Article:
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If you are ever in Asheville, North Carolina make sure to stop by Smoky Park Supper Club. This restaurant features wood-fired food, craft beer, cocktails, and music, all while overlooking the French Broad River. You can take a walk alongside the river, peruse the Arts District, and then grab some great food with family and friends. You can also host your own nonprofit party or fundraiser in their old boathouse; which they now use as a premier event space. Kristie, the owner of Smoky Park, says that the restaurant being made of containers has set them apart from the many other venues in Asheville, because there is usually not an opportunity to see a container home from the inside, unless it is yours or you are invited.It is a great experience to be able to get a feel of this style of building instead of just seeing them in a blog or t.v. show. She says it really surprises people how cozy the atmosphere is, even though they are made of metal. It is a cozy, not cold, vibe that works well as a restaurant. She says that one of her original worries was that it would get too loud because of it being made of metal, but it has never been an issue. If the restaurant is at full capacity it is just as loud as any bustling service area, but it is not overwhelming.

The restaurant was built on about 2 acres of land that borders the river. It was constructed using nineteen containers, including seventeen 40 ft. and two 20 ft. containers. It took three days to put all them together with the help of SG Blocks, a company that designs and constructs container structures.Tube steel helped with corrugation issues when trying to add doors and windows. SG Blocks cut and framed the place where the windows and doors would go, transported the containers to the location, and then helped connect all of the containers on site using corner castings. The windows are then brought in separately and fit into the holes supported by the tube steel. Underneath the containers are about 60 pilings 4-6 feet deep in the ground that hold everything in place. There are flood vents located underneath as well and the restaurant is raised to current flood elevation plus four feet, which is a requirement of the city of Asheville.

As you enter the restaurant it immediately feels like an inviting space, due to the open feeling created by all of the windows and high ceilings made from stacking the containers.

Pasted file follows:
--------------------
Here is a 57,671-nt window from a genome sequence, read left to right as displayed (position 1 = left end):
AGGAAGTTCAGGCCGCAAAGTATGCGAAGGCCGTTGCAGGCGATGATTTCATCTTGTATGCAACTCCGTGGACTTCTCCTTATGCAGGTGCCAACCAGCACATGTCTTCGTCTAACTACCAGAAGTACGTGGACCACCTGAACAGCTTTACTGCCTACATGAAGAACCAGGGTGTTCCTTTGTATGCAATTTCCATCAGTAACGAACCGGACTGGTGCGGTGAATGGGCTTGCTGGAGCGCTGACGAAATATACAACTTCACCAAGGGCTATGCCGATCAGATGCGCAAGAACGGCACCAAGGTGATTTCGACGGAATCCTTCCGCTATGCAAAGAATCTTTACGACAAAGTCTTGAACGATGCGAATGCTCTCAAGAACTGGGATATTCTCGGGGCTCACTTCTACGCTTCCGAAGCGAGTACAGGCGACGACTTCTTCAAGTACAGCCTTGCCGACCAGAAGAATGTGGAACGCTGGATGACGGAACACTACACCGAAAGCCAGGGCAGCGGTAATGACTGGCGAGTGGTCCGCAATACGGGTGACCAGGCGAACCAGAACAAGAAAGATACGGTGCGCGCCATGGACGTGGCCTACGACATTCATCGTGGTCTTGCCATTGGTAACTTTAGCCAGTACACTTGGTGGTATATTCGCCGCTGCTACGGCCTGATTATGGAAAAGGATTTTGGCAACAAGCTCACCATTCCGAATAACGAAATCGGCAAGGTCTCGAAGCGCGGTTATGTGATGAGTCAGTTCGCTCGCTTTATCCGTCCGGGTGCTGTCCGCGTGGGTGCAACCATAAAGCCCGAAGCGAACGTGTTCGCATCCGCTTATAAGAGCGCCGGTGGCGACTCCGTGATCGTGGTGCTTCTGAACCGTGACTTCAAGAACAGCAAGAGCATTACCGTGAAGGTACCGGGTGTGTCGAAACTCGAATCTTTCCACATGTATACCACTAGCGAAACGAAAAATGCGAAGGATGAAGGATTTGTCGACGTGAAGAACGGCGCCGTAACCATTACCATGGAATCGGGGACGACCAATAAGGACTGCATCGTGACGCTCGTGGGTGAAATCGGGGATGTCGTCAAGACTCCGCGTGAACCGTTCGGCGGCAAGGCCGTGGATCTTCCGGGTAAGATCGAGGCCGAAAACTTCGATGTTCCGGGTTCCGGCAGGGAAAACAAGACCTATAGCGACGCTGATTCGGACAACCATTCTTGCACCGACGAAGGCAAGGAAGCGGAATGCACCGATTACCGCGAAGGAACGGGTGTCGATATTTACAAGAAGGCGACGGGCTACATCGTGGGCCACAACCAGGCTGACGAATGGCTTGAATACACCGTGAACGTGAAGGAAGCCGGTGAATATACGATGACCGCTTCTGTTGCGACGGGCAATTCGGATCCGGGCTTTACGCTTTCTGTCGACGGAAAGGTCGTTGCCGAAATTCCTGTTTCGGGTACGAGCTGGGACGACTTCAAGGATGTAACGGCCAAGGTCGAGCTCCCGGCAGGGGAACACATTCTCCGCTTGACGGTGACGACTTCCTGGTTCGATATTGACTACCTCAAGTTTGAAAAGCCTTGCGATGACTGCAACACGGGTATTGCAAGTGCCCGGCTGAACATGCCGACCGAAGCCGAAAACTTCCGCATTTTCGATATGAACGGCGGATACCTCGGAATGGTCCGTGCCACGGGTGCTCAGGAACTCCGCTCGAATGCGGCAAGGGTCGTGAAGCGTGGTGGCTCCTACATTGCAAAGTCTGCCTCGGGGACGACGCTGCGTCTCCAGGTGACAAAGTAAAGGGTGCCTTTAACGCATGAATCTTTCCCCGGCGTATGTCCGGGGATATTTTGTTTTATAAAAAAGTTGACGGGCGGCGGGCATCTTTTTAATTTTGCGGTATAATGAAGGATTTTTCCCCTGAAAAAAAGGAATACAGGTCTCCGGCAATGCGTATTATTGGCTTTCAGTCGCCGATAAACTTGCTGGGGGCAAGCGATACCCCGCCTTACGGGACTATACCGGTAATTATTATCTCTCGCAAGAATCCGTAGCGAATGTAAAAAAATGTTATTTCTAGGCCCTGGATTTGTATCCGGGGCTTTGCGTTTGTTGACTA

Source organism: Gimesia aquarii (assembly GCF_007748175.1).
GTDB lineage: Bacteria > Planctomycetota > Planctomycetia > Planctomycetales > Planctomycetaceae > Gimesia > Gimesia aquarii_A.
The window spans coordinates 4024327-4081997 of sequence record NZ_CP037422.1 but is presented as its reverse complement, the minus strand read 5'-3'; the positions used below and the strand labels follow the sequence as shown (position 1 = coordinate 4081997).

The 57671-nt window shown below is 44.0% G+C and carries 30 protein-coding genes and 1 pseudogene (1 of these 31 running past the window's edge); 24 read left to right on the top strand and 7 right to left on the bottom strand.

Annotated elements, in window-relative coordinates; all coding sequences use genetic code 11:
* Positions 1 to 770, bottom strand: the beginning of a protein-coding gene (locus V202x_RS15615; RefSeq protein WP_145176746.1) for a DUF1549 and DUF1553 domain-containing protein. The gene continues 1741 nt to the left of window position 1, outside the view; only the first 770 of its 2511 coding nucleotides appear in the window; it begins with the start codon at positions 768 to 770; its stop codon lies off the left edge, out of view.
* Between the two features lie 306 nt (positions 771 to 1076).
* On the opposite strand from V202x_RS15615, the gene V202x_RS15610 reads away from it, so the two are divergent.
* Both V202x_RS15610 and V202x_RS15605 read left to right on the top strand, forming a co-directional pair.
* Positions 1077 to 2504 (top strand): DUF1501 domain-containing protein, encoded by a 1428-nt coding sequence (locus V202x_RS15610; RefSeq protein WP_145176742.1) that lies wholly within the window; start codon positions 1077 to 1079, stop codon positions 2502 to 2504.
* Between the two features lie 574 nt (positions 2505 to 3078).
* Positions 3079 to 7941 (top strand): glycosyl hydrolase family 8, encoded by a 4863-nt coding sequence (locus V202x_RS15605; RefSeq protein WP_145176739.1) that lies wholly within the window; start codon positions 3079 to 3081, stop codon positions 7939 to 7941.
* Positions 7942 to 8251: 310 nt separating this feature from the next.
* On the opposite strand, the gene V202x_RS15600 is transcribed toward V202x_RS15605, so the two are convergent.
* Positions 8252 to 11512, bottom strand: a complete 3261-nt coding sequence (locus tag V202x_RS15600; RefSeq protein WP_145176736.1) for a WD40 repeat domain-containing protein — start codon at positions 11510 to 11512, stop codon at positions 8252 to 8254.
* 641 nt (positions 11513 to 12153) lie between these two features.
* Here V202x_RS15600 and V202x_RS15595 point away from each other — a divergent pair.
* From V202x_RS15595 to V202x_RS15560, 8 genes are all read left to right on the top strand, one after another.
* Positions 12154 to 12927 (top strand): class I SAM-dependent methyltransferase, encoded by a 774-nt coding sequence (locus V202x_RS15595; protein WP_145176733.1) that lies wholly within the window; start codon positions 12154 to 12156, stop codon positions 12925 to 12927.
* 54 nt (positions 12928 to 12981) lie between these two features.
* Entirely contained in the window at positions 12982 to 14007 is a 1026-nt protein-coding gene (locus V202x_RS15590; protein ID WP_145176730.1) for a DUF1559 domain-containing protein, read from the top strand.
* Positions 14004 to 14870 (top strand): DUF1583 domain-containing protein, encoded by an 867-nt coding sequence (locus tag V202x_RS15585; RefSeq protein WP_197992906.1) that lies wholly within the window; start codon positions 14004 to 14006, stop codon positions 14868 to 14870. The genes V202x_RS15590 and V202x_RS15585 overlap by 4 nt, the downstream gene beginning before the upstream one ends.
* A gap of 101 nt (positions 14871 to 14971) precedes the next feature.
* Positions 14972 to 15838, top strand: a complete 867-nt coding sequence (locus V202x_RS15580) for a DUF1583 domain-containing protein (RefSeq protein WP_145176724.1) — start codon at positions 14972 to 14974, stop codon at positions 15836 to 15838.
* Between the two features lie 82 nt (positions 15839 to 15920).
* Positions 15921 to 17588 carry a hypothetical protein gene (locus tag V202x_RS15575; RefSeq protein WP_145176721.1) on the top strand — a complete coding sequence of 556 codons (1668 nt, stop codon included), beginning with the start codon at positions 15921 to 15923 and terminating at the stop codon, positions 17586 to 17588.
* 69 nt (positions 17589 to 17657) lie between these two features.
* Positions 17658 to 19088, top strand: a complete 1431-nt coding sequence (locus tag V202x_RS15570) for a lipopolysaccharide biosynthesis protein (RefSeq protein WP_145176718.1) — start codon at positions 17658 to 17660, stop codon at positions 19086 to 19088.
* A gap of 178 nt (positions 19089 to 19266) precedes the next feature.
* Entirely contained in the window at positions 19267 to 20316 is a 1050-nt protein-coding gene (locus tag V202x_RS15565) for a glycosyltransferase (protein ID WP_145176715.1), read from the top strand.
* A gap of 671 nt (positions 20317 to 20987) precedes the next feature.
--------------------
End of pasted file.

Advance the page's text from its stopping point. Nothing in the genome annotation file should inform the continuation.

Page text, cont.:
There are romantic spaces throughout with smaller, more secluded tables as well as the open areas used for booths and party tables.

The bar extends through a large portion of the restaurant and creates a fun atmosphere. They offer a wide selection of spirits, cocktails, draft beer.

The floor is made from marine grade plywood. It is all original, including the welding marks.
This did end up causing a drastic design change when some floors were flush with each other when connected, but others had gaps. This caused concern for customers such as losing their keys or having a high heel getting caught in the holes. To solve this little hiccup, they brought in a designer who spot welded metal into these holes and then rubbed them down with some colored oils. This blended everything together and kept a more natural feel.

The murals that are located throughout the restaurant are collaborative efforts of the artists in Asheville.

The numbers on the containers are the order that they arrived. These numbers correlated with the plans, which showed how the containers would be laid out.

They kept the metal and natural feel throughout the restaurant, even in the shelving. These open shelves give more space for plates and glasses, while not taking away from the atmosphere around them.

The HVAC system is on top and below the containers to give more space overhead. It brings air from vents in the floor and the roof.

There is a wrap around deck surrounding the containers for enjoying the summer breeze, watching the rushing river, or having a beer with a few friends,

Make sure to stop by this beautiful container structure. It is a perfect example of how they can be transformed from one single box, to a building that looks like a work of art.